(the following is an excerpt from a forthcoming issue of The School Administrator.  See AASA.org)

No. 3: Make organizational meaning.

The best school districts choose an overarching strategy for improvement rooted in their stakeholders’ core beliefs and vision, a clear-eyed analysis of the internal facts and external research, and a coherent way forward.

The strategy for the high-performing Abington district was to open Advanced Placement classes to all students while providing low-performing groups with the necessary supports to succeed. The plan for closing gaps between schools in Charlotte-Mecklenberg was strategic staffing in which high-performing principals and a select leadership team moved to the lowest-performing schools via a plan designed by those who were doing the actual work. It has since become a badge of honor to be chosen to lead a low-performing school in that district.

No. 4: Ensure constancy and consistency of focus.

The greatest challenges to success for every student in America are the issues surrounding policies that promote one child over another and punish educators for being ill-equipped to address the multiple and increasingly serious problems students bring to school.

Even in the toughest circumstances, someone in each district is succeeding with the same students that others are failing. Cyndee Blount, chief academic officer in the Petersburg schools, uses several strategies to build a process that enhances trust, communication and cohesion around instruction.

  • Principal partners. Recently retired principals from a high-performing neighboring district were recruited as partners and mentors for each Petersburg principal. The retirees, selected based on a history of success in schools with similar populations, demographics and/or instructional needs, work to build the instructional capacity of the leaders and teachers. They support the principal with everything, including developing the school improvement plan, providing professional development and joining the principal in teacher observations, followed by debriefing, reflection and collaborative decision making.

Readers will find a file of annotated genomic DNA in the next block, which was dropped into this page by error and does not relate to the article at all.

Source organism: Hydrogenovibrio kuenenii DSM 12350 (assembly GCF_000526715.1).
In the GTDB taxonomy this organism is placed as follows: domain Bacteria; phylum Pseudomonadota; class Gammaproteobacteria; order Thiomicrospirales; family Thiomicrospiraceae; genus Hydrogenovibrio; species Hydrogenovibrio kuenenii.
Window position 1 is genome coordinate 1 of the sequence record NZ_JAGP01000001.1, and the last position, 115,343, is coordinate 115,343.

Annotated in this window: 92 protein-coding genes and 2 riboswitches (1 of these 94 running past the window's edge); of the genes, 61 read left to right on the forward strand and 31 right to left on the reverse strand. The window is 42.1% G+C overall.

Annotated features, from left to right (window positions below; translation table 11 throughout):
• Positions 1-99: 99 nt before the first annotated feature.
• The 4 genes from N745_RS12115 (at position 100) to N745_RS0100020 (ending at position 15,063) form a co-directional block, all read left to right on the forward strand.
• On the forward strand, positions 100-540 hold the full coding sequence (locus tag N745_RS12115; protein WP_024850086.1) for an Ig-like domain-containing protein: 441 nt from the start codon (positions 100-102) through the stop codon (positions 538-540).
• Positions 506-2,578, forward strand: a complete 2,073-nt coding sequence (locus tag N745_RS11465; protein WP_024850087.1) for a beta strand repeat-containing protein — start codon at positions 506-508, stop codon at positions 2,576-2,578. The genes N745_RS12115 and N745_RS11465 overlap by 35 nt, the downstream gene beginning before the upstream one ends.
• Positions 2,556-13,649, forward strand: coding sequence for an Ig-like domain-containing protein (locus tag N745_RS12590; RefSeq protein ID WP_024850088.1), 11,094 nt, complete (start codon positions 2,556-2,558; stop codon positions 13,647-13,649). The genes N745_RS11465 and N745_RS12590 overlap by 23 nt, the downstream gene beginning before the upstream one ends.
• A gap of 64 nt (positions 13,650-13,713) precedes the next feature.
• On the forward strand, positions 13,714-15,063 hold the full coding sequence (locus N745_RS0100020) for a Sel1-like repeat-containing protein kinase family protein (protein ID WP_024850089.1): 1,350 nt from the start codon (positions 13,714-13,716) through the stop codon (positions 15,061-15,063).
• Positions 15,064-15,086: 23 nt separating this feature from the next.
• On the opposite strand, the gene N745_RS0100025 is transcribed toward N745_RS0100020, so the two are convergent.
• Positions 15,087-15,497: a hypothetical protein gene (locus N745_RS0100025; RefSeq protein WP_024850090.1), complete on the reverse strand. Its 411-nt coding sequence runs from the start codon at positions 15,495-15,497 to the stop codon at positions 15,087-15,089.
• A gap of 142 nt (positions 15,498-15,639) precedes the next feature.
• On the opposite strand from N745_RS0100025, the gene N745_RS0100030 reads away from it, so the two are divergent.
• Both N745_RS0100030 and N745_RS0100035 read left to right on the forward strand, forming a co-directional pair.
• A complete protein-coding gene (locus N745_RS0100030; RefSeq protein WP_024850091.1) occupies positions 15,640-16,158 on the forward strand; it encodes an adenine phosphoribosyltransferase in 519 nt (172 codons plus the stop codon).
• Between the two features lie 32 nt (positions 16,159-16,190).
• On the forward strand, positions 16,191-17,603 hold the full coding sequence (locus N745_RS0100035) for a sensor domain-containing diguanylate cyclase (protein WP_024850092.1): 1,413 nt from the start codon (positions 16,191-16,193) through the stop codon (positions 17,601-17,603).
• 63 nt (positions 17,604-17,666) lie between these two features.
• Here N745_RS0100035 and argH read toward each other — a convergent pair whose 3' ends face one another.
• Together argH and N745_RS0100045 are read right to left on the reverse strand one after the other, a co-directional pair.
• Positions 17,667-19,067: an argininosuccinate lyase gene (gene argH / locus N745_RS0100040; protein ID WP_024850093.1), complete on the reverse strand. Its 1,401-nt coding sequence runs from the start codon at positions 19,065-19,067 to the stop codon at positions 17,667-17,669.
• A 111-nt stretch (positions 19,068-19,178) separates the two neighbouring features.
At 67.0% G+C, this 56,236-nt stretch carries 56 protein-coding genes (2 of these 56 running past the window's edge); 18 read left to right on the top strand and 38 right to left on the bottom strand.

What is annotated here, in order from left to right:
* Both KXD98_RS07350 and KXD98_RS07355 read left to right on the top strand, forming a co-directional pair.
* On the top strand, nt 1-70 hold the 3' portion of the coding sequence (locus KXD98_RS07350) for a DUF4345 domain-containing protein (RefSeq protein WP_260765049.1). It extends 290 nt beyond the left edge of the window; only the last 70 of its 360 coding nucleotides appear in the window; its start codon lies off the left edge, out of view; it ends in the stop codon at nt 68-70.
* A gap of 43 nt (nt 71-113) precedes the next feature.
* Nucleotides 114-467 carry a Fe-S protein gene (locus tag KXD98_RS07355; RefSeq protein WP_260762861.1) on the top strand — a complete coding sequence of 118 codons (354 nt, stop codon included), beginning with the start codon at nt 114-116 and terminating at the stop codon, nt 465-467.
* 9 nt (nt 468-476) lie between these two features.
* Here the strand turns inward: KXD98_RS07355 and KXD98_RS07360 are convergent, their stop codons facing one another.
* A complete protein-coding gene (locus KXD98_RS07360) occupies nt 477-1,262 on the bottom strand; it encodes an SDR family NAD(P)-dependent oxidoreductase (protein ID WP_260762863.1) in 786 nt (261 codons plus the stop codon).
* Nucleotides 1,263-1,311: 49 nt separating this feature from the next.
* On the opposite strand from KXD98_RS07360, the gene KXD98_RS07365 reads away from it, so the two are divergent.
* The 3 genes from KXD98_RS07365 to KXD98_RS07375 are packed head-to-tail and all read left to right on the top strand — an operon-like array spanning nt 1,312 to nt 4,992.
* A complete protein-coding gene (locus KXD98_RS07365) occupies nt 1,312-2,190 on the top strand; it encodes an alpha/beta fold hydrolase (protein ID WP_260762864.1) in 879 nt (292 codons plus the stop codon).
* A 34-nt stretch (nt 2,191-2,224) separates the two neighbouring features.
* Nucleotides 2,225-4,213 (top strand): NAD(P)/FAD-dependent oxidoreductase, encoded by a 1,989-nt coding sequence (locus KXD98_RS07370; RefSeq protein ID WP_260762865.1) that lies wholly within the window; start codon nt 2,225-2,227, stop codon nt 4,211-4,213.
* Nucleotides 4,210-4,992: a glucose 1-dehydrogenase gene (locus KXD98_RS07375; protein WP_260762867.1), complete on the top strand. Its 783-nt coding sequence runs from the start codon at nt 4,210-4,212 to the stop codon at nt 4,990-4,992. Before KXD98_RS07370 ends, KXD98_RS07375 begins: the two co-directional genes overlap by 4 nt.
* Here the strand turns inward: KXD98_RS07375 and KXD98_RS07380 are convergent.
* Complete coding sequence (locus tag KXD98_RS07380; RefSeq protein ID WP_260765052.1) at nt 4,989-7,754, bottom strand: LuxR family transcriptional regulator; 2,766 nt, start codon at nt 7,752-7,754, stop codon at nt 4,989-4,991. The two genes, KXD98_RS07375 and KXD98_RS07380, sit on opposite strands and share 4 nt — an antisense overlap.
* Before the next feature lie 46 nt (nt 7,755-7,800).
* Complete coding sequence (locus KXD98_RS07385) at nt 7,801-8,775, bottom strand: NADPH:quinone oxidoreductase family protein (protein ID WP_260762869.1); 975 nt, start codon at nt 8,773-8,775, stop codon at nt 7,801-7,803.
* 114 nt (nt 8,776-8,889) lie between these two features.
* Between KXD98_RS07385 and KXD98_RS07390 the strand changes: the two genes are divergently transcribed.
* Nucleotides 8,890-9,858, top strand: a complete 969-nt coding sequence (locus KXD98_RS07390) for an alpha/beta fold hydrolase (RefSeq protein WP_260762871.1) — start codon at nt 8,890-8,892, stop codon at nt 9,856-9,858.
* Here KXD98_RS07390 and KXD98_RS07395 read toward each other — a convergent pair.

• Instructional leadership. A shift in the perception of the building principal from manager to instructional leader was necessary to convey the urgency of improving daily instruction. Blount and instructional teams in Charlotte-Mecklenberg built professional development toolkits that included presentations, talking points, engaging activities and instructional look-fors to use in walkthroughs. Principals, along with building-level instructional leaders, received the training first, then delivered the presentations to teachers and over subsequent weeks provided increasingly intensive feedback using a common protocol during walkthroughs.
  • Central office as support for schools. Staff in the district office collaborate on and monitor each school improvement plan. Blount and a central-office team meet monthly with site leaders to enhance the “X Factor” – to expedite physical resources and expedite human resources. Real-time support boosts trust, morale and results.

Courageous leaders promote a culture that addresses the diversity of needs their students bring with them to school. They use student voices to inform their plans and the students themselves to help implement and evaluate them and to galvanize the community and influence key policymakers. Courageous leaders often act as buffers, taking on the external politics so their staff can concentrate on teaching and learning.

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